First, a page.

49. Her first tour of the Commonwealth started on 24 November 1953. She visited Canada, Bermuda, Jamaica, Panama, Fiji, Tonga, New Zealand, Australia, the Cocos Islands, Ceylon, Aden, Uganda, Libya, Malta and Gibraltar, covering a massive distance of 43,618 miles.
50. The Queen is credited with inventing the royal 'walkabout', where she meets local people in the places that she visits. This 'walkabout' has now become a very popular royal tradition.
51. While carrying out her duties, she is often given presents. These have included many horses, but some gifts are a little more unusual! In 1972 when in the Seychelles, she was given two tortoises, while in the same year the President of Cameroon gave her a seven-year-old bull elephant called Jumbo.
52. Another of her important duties is opening Parliament each year. However, there were two years when she was unable to do this - 1959 and 1963 - as she was expecting her children, Prince Andrew and Prince Edward.
53. She also thinks that voluntary work is important and currently has links with more than 600 charities and organisations. These groups work towards lots of different goals, such as helping young people and protecting the environment and wildlife, causes that are important to the Queen.
54. Speaking at the Cenotaph war memorial in 2014, she said: "The true measure of all our actions is how long the good in them lasts... Everything we do, we do for the young.".
55. Every year on Christmas Day, the Queen addresses the nation in a special message shown on TV.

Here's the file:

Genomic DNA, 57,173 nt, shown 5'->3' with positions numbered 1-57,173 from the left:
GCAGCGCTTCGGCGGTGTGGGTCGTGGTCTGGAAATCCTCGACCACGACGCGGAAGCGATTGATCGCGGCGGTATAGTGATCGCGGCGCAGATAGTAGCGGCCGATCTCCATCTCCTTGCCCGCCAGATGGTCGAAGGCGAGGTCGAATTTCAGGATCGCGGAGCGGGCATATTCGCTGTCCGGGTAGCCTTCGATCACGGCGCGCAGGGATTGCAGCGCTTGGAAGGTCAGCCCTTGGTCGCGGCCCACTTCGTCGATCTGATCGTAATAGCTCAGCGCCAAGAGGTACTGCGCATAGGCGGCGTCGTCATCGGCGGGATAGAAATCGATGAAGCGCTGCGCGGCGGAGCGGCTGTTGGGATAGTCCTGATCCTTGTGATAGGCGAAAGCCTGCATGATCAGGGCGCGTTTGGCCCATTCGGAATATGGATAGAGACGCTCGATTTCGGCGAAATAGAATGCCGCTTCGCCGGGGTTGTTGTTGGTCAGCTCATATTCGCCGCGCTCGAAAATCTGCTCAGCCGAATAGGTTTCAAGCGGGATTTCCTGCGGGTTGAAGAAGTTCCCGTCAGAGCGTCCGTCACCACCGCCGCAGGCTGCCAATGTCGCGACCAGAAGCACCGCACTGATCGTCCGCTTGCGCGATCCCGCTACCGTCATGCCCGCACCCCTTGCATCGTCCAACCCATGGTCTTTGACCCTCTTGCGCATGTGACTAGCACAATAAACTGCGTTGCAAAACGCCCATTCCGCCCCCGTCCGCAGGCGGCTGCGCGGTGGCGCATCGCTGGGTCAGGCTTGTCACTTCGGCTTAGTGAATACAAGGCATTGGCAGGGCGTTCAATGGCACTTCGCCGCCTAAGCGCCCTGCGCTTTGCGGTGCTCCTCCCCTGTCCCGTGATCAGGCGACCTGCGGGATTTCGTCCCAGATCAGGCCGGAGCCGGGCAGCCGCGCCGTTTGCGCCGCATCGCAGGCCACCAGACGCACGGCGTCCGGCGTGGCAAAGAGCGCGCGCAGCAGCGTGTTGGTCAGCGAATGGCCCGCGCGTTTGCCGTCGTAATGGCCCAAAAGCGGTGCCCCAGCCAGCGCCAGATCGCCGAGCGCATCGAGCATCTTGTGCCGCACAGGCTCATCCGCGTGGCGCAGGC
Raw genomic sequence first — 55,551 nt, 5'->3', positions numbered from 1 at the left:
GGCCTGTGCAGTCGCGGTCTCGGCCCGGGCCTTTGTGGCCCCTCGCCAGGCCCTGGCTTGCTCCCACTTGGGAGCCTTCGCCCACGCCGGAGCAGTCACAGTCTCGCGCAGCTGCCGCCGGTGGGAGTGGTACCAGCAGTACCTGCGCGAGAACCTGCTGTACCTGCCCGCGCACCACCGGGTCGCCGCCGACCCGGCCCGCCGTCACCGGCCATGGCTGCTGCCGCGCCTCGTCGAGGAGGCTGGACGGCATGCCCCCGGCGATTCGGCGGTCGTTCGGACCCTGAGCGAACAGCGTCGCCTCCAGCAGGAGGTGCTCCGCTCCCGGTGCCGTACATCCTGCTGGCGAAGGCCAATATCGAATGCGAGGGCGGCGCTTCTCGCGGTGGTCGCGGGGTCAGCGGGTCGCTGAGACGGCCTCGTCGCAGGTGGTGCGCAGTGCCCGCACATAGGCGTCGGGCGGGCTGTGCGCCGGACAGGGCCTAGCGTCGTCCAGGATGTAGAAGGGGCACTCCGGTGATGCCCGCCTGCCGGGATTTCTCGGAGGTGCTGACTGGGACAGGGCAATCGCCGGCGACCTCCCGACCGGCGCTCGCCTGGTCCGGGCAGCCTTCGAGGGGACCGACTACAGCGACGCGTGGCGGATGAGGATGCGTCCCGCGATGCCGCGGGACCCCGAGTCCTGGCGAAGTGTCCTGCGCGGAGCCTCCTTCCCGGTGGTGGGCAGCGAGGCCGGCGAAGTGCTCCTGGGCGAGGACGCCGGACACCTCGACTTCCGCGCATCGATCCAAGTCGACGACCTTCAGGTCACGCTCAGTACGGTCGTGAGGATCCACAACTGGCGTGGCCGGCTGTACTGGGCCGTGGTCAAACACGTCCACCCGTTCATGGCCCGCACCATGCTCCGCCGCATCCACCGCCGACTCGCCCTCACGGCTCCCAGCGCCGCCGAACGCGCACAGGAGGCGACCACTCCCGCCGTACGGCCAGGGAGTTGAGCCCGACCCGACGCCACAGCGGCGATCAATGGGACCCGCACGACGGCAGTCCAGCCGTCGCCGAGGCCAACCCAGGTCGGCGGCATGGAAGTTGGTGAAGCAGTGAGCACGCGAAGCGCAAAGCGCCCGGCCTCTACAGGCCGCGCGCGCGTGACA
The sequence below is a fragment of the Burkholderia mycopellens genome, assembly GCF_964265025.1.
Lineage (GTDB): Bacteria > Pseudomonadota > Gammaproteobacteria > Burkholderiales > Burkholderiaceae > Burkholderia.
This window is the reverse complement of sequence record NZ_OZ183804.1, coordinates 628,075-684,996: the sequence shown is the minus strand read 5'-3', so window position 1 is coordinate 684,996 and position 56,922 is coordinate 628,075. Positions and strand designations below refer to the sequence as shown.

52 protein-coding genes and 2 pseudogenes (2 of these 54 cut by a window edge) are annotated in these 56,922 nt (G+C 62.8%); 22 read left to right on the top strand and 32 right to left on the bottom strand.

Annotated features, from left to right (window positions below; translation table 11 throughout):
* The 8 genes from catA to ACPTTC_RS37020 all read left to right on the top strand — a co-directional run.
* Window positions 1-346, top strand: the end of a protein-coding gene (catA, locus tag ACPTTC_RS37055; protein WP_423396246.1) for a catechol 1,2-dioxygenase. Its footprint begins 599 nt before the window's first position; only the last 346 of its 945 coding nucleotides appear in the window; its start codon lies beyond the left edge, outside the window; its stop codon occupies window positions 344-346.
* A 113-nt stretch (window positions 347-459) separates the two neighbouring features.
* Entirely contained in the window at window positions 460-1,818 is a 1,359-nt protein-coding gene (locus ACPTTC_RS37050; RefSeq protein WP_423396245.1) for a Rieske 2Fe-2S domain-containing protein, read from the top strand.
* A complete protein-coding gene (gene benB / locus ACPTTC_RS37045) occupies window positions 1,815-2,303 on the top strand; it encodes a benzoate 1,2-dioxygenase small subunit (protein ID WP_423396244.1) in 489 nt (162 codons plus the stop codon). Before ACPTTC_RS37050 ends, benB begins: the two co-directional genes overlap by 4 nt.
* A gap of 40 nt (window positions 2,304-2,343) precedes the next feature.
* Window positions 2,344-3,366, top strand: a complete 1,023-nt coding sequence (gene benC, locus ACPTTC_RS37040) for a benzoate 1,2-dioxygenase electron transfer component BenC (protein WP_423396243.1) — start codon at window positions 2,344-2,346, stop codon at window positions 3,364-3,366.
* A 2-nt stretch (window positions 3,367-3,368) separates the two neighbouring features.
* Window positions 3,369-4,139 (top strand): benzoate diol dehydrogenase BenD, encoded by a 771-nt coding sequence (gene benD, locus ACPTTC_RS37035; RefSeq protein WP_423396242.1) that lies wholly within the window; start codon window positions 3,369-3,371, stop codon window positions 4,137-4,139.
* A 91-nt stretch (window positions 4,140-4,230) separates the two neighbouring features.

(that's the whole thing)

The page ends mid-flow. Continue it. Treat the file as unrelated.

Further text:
56. The first Christmas message was delivered by her father King George V in 1932. Now, it has become an important part of Christmas for millions of people all across the Commonwealth.
57. The Queen has broadcast a Christmas message every single year of her reign - except for one.
58. There wasn't a TV message in 1969 because of a documentary had already been planned to go out. She had to issue a written statement instead that year!
59. The Christmas message used to be a live broadcast. But since 1960, it has been recorded in advance so that tapes could be sent around the world to the other Commonwealth countries. That means they're able to show the message on TVs countries at a more convenient time.
60. In 2012, the Christmas message was broadcast in 3D.
61. The Queen remains one of the most famous people in the world.
62. During her record-breaking reign, there have been 13 British prime ministers.
63. In an average year, she receives about 60,000 pieces of correspondence. Can you imagine receiving that much post?!
64. According to the Royal Family's official website: "The Queen is shown almost all of her correspondence on a daily basis by one of her private secretaries, and she takes a keen interest in the letters she receives.".
65. The Queen spends a lot of time at her desk reading through the huge amount of paperwork that the monarch has to deal with.
66. During the week, she lives at Buckingham Palace in London with her husband, which is also her office.
67. She goes to Windsor Castle in Berkshire most weekends, as it is said that this is where she calls home.
68. Royal expert Christopher Warwick explains: "It was a place that was very much home to the Queen and to her sister for a very long time [during the war] and that cemented the emotions and attachment that she has to a place she loves dearly."
69. In 1992, there was a terrible fire at the castle. The Queen paid a large amount of the repair bill (almost £40m), which shows how much the place means to her.